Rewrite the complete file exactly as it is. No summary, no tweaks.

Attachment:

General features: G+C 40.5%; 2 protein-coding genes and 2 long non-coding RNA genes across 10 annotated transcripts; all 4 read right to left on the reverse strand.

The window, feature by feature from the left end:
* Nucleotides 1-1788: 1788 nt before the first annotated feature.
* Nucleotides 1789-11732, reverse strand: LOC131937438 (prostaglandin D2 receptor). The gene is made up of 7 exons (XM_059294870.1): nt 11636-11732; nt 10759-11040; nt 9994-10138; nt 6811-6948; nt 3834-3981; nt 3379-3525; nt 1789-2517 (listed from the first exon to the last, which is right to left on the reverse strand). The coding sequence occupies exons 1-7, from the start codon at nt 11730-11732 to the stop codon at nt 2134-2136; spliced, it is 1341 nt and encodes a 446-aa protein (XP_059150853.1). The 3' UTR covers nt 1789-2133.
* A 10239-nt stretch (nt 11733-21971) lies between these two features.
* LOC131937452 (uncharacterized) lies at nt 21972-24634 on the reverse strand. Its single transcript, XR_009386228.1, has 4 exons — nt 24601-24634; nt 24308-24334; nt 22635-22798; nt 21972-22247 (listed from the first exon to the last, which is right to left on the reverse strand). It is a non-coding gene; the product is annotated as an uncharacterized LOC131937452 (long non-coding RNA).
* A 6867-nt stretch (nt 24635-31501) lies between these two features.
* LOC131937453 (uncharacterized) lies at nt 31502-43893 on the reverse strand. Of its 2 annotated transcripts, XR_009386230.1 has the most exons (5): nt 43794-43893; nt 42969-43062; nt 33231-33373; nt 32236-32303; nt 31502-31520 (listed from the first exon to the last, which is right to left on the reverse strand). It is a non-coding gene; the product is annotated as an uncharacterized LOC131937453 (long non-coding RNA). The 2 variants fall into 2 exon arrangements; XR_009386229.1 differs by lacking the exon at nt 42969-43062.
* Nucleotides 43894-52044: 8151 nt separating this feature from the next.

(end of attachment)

General features: G+C 40.5%; 2 protein-coding genes and 2 long non-coding RNA genes across 10 annotated transcripts; all 4 read right to left on the reverse strand.

The window, feature by feature from the left end:
* Nucleotides 1-1788: 1788 nt before the first annotated feature.
* Nucleotides 1789-11732, reverse strand: LOC131937438 (prostaglandin D2 receptor). The gene is made up of 7 exons (XM_059294870.1): nt 11636-11732; nt 10759-11040; nt 9994-10138; nt 6811-6948; nt 3834-3981; nt 3379-3525; nt 1789-2517 (listed from the first exon to the last, which is right to left on the reverse strand). The coding sequence occupies exons 1-7, from the start codon at nt 11730-11732 to the stop codon at nt 2134-2136; spliced, it is 1341 nt and encodes a 446-aa protein (XP_059150853.1). The 3' UTR covers nt 1789-2133.
* A 10239-nt stretch (nt 11733-21971) lies between these two features.
* LOC131937452 (uncharacterized) lies at nt 21972-24634 on the reverse strand. Its single transcript, XR_009386228.1, has 4 exons — nt 24601-24634; nt 24308-24334; nt 22635-22798; nt 21972-22247 (listed from the first exon to the last, which is right to left on the reverse strand). It is a non-coding gene; the product is annotated as an uncharacterized LOC131937452 (long non-coding RNA).
* A 6867-nt stretch (nt 24635-31501) lies between these two features.
* LOC131937453 (uncharacterized) lies at nt 31502-43893 on the reverse strand. Of its 2 annotated transcripts, XR_009386230.1 has the most exons (5): nt 43794-43893; nt 42969-43062; nt 33231-33373; nt 32236-32303; nt 31502-31520 (listed from the first exon to the last, which is right to left on the reverse strand). It is a non-coding gene; the product is annotated as an uncharacterized LOC131937453 (long non-coding RNA). The 2 variants fall into 2 exon arrangements; XR_009386229.1 differs by lacking the exon at nt 42969-43062.
* Nucleotides 43894-52044: 8151 nt separating this feature from the next.